Adjusting trial results for biases in meta-analysis: combining data-based evidence on bias with detailed trial assessment.
Rhodes, K M
Higgins, J P T
Turner, R M
MetadataShow full item record
Rhodes, K. M., Savović, J., Elbers, R., Jones, H. E., Higgins, J. P. T., Sterne, J. A. C., Welton, N. J., & et al. (2019). Adjusting trial results for biases in meta-analysis: combining data-based evidence on bias with detailed trial assessment.. https://doi.org/10.1111/rssa.12485
Flaws in the conduct of randomized trials can lead to biased estimation of the intervention effect. Methods for adjustment of within-trial biases in meta-analysis include the use of empirical evidence from an external collection of meta-analyses, and the use of expert opinion informed by the assessment of detailed trial information. Our aim is to present methods to combine these two approaches to gain the advantages of both. We make use of the risk of bias information that is routinely available in Cochrane reviews, by obtaining empirical distributions for the bias associated with particular bias profiles (combinations of risk of bias judgements). We propose three methods: a formal combination of empirical evidence and opinion in a Bayesian analysis; asking experts to give an opinion on bias informed by both summary trial information and a bias distribution from the empirical evidence, either numerically or by selecting areas of the empirical distribution. The methods are demonstrated through application to two example binary outcome meta-analyses. Bias distributions based on opinion informed by trial information alone were most dispersed on average, and those based on opinions obtained by selecting areas of the empirical distribution were narrowest. Although the three methods for combining empirical evidence with opinion vary in ease and speed of implementation, they yielded similar results in the two examples.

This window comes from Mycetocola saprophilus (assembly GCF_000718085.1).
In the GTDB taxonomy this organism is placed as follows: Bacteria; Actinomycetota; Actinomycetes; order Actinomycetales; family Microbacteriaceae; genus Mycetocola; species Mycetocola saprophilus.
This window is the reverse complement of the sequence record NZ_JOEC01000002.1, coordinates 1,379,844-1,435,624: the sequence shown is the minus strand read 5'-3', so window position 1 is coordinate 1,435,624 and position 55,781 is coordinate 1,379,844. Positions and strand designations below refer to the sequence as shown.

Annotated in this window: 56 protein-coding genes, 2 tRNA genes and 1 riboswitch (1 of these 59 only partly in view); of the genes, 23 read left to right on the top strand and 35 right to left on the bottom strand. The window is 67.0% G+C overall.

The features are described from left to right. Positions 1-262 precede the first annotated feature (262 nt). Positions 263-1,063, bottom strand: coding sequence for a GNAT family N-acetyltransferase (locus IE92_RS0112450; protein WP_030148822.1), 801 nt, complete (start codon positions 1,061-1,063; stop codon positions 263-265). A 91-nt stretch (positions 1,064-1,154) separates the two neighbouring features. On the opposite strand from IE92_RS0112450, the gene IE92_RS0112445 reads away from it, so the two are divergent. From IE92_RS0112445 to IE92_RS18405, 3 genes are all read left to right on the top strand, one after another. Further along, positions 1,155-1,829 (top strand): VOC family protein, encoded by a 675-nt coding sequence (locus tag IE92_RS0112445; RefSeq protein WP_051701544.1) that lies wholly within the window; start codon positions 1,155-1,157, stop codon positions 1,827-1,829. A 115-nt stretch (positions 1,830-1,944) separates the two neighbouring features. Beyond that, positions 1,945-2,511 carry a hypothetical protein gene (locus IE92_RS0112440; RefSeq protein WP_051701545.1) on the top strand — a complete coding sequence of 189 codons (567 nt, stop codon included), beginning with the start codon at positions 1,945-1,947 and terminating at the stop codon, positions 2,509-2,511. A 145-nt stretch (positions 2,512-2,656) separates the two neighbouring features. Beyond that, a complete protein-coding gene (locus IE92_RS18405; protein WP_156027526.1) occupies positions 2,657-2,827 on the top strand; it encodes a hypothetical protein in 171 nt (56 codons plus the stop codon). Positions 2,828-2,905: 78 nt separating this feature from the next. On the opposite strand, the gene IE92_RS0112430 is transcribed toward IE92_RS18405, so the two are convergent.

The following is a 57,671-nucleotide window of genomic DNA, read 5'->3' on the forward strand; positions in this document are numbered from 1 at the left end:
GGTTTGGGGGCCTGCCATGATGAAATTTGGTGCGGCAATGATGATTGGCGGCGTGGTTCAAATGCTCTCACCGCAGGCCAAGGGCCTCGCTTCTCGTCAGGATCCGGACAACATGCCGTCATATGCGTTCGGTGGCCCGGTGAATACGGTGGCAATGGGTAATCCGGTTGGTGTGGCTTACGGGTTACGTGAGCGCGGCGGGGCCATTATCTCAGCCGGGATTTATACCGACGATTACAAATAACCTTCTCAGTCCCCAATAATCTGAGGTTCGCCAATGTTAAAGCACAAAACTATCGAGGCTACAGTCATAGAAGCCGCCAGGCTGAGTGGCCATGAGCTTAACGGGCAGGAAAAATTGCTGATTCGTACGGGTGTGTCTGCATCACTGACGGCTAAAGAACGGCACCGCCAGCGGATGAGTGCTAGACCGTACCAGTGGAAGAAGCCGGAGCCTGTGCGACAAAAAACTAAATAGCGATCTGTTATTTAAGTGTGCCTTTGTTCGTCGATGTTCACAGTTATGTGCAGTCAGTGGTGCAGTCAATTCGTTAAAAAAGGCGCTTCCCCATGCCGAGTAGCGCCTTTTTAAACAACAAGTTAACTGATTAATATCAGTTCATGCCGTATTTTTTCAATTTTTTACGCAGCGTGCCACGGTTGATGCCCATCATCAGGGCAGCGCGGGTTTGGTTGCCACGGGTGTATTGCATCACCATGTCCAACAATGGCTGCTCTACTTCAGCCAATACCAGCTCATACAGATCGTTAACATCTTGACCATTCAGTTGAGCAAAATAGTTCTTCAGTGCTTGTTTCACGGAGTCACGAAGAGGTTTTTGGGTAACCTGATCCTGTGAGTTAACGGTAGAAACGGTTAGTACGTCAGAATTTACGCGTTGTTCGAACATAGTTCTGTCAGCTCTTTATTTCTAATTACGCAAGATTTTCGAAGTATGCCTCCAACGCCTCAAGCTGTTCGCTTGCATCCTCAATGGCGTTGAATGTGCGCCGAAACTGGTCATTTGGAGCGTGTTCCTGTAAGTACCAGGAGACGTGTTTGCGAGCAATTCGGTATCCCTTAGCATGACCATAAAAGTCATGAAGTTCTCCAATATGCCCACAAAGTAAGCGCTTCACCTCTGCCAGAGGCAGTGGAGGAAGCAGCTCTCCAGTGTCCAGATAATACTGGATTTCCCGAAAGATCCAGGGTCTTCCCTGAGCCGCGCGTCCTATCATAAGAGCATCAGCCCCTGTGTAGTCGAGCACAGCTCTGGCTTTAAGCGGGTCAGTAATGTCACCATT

Elicitation, Randomized controlled trials, Bias, Meta‐analysis, Meta‐epidemiology
External DOI: https://doi.org/10.1111/rssa.12485
This record's URL: https://www.repository.cam.ac.uk/handle/1810/301366
Attribution 4.0 International
Licence URL: https://creativecommons.org/licenses/by/4.0/